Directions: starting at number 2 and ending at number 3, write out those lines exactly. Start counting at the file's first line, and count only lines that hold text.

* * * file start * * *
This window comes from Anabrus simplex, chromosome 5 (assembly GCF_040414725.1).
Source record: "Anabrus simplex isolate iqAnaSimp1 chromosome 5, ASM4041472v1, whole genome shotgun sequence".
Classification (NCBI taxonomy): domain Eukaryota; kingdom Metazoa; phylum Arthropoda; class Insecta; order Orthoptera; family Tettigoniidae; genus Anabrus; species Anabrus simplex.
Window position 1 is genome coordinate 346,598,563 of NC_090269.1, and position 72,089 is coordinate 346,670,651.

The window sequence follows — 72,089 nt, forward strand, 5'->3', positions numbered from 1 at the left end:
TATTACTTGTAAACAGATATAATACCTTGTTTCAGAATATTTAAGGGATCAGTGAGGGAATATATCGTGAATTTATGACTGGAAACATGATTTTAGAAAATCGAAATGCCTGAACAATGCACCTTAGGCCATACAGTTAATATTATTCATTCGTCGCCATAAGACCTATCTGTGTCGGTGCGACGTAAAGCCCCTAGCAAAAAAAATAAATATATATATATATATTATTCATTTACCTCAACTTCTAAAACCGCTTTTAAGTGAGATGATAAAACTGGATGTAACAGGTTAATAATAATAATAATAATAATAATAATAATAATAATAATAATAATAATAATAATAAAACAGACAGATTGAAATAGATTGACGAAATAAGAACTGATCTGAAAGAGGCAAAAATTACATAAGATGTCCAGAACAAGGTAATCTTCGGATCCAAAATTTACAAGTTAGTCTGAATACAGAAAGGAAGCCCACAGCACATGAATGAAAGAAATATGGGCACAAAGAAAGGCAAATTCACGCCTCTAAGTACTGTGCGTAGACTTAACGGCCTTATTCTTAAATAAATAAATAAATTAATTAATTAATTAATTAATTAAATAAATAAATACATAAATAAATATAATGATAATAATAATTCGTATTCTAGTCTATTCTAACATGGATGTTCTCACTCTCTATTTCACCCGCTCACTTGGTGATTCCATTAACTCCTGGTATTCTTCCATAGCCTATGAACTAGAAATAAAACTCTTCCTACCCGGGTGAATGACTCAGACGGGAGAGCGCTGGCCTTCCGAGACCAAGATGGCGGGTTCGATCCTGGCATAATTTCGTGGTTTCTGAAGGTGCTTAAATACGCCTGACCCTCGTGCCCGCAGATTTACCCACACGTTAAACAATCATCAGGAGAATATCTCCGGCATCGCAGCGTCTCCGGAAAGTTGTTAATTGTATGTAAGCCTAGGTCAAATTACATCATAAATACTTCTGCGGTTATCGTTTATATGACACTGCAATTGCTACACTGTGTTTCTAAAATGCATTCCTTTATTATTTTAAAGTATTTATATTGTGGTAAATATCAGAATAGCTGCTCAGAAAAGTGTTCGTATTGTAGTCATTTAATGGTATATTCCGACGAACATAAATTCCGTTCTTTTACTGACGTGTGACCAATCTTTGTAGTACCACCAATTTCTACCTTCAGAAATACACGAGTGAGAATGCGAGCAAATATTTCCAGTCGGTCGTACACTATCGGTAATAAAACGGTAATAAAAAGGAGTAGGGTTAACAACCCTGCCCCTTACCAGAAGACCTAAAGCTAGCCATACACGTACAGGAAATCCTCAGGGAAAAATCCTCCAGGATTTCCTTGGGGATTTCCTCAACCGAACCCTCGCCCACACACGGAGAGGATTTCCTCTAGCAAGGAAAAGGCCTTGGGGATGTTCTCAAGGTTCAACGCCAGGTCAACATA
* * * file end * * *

Source record: "Anabrus simplex isolate iqAnaSimp1 chromosome 5, ASM4041472v1, whole genome shotgun sequence".
Classification (NCBI taxonomy): domain Eukaryota; kingdom Metazoa; phylum Arthropoda; class Insecta; order Orthoptera; family Tettigoniidae; genus Anabrus; species Anabrus simplex.